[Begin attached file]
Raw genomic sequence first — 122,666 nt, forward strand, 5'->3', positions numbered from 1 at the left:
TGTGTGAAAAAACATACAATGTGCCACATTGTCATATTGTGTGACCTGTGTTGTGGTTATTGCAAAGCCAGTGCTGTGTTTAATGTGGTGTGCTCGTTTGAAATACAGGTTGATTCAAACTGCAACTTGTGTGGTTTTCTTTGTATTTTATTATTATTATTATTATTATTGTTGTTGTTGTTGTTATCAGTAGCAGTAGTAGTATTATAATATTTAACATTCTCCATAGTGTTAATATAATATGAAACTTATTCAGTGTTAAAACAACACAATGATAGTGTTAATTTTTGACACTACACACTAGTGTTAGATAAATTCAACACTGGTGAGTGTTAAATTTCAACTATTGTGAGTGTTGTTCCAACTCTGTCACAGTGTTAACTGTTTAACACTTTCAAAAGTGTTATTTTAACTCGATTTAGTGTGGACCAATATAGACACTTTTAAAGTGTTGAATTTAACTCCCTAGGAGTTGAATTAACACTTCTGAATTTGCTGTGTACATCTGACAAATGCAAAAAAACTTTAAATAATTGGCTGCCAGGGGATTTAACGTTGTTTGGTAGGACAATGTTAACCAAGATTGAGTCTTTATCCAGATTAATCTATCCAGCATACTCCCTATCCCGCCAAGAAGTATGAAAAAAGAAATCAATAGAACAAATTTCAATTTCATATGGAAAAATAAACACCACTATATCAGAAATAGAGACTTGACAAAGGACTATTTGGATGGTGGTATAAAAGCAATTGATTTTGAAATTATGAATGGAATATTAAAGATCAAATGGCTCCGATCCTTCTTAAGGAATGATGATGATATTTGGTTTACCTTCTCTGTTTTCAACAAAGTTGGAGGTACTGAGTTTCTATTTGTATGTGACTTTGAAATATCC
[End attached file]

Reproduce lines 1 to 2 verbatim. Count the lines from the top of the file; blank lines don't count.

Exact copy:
Raw genomic sequence first — 122,666 nt, forward strand, 5'->3', positions numbered from 1 at the left:
TGTGTGAAAAAACATACAATGTGCCACATTGTCATATTGTGTGACCTGTGTTGTGGTTATTGCAAAGCCAGTGCTGTGTTTAATGTGGTGTGCTCGTTTGAAATACAGGTTGATTCAAACTGCAACTTGTGTGGTTTTCTTTGTATTTTATTATTATTATTATTATTATTGTTGTTGTTGTTGTTATCAGTAGCAGTAGTAGTATTATAATATTTAACATTCTCCATAGTGTTAATATAATATGAAACTTATTCAGTGTTAAAACAACACAATGATAGTGTTAATTTTTGACACTACACACTAGTGTTAGATAAATTCAACACTGGTGAGTGTTAAATTTCAACTATTGTGAGTGTTGTTCCAACTCTGTCACAGTGTTAACTGTTTAACACTTTCAAAAGTGTTATTTTAACTCGATTTAGTGTGGACCAATATAGACACTTTTAAAGTGTTGAATTTAACTCCCTAGGAGTTGAATTAACACTTCTGAATTTGCTGTGTACATCTGACAAATGCAAAAAAACTTTAAATAATTGGCTGCCAGGGGATTTAACGTTGTTTGGTAGGACAATGTTAACCAAGATTGAGTCTTTATCCAGATTAATCTATCCAGCATACTCCCTATCCCGCCAAGAAGTATGAAAAAAGAAATCAATAGAACAAATTTCAATTTCATATGGAAAAATAAACACCACTATATCAGAAATAGAGACTTGACAAAGGACTATTTGGATGGTGGTATAAAAGCAATTGATTTTGAAATTATGAATGGAATATTAAAGATCAAATGGCTCCGATCCTTCTTAAGGAATGATGATGATATTTGGTTTACCTTCTCTGTTTTCAACAAAGTTGGAGGTACTGAGTTTCTATTTGTATGTGACTTTGAAATATCC